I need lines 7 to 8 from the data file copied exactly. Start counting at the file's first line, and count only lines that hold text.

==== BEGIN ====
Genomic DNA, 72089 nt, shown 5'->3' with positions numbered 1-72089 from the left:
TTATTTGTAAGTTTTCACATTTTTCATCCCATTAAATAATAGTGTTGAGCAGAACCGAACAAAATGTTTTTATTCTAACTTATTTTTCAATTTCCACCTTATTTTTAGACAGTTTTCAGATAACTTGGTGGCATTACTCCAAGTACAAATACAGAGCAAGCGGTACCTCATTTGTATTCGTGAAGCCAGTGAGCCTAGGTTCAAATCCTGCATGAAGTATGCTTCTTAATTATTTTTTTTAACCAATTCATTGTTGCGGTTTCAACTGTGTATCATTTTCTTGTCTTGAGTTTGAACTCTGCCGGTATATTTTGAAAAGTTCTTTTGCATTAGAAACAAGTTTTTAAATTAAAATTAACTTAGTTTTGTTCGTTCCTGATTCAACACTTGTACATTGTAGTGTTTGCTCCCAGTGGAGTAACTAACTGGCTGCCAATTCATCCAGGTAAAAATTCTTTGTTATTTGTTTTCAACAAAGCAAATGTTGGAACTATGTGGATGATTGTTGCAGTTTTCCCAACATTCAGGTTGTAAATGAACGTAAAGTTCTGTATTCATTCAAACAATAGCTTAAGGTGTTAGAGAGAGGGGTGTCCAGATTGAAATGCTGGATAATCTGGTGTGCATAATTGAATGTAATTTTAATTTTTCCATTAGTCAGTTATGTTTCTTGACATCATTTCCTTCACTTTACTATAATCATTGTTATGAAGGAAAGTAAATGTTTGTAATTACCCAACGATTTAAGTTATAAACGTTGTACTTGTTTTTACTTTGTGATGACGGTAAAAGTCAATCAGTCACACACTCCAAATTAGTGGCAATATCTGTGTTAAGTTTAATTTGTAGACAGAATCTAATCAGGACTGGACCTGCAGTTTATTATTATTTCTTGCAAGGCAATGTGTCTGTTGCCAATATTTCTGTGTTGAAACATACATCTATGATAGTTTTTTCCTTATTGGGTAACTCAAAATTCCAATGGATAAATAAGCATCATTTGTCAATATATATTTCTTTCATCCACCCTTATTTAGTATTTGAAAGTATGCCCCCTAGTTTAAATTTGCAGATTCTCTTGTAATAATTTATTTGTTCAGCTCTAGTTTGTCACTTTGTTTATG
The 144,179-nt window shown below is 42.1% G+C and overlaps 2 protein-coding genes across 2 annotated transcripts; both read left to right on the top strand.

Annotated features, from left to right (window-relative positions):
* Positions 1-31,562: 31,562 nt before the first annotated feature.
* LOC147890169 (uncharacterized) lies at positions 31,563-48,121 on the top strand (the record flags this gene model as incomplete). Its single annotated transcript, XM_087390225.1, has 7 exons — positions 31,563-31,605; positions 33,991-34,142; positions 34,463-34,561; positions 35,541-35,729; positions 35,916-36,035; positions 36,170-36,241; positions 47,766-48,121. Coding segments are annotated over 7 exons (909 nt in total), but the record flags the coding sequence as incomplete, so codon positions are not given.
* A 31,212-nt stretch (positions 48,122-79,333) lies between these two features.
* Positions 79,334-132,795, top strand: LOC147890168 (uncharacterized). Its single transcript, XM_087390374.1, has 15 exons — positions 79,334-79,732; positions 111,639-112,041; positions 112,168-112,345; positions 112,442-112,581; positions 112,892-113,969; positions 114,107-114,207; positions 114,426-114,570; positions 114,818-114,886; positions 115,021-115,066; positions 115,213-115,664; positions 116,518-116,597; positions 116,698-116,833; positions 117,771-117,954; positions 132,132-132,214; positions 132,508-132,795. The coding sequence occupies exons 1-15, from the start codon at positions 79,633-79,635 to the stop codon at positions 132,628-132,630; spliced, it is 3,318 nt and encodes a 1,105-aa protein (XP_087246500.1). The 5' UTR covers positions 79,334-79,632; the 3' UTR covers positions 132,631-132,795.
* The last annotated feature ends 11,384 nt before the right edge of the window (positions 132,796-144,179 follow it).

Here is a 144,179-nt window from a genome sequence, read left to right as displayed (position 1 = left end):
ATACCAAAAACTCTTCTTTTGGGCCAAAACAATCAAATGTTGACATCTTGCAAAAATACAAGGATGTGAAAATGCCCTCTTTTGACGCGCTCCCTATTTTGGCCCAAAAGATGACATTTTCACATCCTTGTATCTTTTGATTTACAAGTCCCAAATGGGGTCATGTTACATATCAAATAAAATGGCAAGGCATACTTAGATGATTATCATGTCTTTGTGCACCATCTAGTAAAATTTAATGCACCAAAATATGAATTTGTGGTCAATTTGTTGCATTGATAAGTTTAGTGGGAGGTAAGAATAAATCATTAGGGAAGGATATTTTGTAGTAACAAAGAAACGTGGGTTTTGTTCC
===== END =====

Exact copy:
* A 31,212-nt stretch (positions 48,122-79,333) lies between these two features.
* Positions 79,334-132,795, top strand: LOC147890168 (uncharacterized). Its single transcript, XM_087390374.1, has 15 exons — positions 79,334-79,732; positions 111,639-112,041; positions 112,168-112,345; positions 112,442-112,581; positions 112,892-113,969; positions 114,107-114,207; positions 114,426-114,570; positions 114,818-114,886; positions 115,021-115,066; positions 115,213-115,664; positions 116,518-116,597; positions 116,698-116,833; positions 117,771-117,954; positions 132,132-132,214; positions 132,508-132,795. The coding sequence occupies exons 1-15, from the start codon at positions 79,633-79,635 to the stop codon at positions 132,628-132,630; spliced, it is 3,318 nt and encodes a 1,105-aa protein (XP_087246500.1). The 5' UTR covers positions 79,334-79,632; the 3' UTR covers positions 132,631-132,795.